Hydrophilid antennae don’t look anything like the palps! They have clubbed antennae, which means that the segments near the tip of the antenna are much wider than the ones near the base. This means that the antennae of the hydrophilids look absolutely nothing like the antennae of the dytiscids! If you’re looking at the right part, the actual antennae and not the palps, it is very easy to tell these two beetles apart. Clubbed antennae = hydrophilid. Filamentous antennae = dytiscid. Simple!
You often need to look at a combination of these characters to be sure you’ve correctly identified one of these beetles, but it’s not too bad when you know what to look for. I’ll end the post with a handy dandy chart summing up what I covered above. Happy identifying!
(predaceous diving beetles)
(water scavenger beetles)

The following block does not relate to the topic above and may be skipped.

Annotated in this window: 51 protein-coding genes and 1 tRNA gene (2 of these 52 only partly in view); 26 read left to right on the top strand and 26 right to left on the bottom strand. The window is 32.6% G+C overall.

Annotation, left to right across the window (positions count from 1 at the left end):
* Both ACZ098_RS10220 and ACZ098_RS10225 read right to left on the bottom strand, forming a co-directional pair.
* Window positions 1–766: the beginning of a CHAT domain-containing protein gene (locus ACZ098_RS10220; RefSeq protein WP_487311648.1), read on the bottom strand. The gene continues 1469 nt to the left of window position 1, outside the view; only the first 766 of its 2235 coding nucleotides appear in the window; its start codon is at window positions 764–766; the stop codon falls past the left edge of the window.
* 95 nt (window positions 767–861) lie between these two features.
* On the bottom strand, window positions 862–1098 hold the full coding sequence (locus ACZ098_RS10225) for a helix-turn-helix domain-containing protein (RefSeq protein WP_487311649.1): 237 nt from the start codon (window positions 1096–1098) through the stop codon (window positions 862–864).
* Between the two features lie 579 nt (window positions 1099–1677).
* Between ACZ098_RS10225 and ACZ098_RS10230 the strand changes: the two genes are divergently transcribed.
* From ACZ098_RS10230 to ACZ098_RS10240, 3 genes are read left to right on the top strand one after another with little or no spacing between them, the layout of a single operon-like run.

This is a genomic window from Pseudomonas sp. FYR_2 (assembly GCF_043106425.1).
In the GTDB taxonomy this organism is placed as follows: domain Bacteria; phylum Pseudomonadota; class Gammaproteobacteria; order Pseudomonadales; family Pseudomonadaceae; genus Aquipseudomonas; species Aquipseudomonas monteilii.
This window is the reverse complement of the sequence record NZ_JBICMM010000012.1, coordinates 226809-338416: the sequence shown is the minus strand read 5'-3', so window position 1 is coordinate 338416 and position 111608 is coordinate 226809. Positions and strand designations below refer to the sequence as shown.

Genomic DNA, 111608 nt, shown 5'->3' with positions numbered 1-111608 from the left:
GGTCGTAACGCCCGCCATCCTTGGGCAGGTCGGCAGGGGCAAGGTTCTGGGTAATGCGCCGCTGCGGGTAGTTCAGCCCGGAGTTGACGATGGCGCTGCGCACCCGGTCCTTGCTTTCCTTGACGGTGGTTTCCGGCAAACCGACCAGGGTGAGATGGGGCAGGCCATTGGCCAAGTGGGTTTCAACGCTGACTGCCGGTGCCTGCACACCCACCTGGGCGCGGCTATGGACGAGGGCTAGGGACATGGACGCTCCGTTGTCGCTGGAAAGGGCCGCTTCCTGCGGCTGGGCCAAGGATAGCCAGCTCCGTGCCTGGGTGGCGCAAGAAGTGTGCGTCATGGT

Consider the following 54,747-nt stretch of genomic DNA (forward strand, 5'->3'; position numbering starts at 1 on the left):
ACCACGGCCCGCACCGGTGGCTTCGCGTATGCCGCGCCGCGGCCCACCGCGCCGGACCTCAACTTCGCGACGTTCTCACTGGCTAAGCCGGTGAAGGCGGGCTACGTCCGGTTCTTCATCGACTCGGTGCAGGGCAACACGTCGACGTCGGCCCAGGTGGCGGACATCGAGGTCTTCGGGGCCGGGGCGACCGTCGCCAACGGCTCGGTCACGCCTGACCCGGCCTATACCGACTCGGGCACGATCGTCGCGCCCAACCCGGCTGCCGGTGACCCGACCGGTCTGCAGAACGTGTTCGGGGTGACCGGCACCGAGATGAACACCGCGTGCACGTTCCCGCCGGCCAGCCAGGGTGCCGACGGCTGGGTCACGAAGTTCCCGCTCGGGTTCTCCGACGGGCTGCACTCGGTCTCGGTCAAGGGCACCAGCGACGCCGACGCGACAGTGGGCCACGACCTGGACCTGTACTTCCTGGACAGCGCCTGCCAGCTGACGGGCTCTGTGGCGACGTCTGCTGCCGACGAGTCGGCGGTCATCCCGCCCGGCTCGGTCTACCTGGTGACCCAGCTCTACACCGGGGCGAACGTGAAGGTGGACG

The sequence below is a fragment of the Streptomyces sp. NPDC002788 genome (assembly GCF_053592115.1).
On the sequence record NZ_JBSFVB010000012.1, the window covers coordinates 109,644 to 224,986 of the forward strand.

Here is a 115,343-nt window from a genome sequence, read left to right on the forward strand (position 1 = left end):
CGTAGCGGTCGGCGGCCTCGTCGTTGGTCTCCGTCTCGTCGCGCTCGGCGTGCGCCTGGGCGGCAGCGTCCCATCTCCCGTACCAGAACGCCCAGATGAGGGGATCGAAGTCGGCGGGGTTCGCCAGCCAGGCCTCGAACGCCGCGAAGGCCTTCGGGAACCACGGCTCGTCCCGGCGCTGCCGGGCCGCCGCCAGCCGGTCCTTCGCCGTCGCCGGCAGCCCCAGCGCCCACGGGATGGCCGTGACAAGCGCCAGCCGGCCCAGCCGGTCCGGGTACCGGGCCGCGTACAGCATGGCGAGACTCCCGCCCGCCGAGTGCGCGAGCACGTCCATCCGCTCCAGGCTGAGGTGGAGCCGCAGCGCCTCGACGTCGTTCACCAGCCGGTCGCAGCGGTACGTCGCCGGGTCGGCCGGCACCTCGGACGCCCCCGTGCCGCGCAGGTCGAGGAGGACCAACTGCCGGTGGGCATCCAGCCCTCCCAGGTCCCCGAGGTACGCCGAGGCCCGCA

|Shape of cross-section of abdomen||Approximately oval||Approximately triangular or semi-circular|
|Spine along center of thorax||Never has spine||Spine often present|
|A1 segment||Split into 2 parts by legs||Continuous, not split by legs|
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11 thoughts on “Predaceous diving beetles and water scavenger beetles – What’s the difference?”
Interesting! We catch these all the time when I teach pond ecology, I’ll have to look for some of the features you pointed out next time.
Hope it will help! You’ve probably got them both if you’re looking at things in a pond.
Reminds me of my master thesis (some 500 years ago) for which I identified more than 3000 waterbeetles from a tributary floodplain of the River Elbe in Germany. Catching them was quite a smelly business, especially the larvae. We trapped them in the muddy ponds of the floodplain, using half-rotten pork liver as bait…
But fascinating little beasts they are and to this day I hold them in fond memory.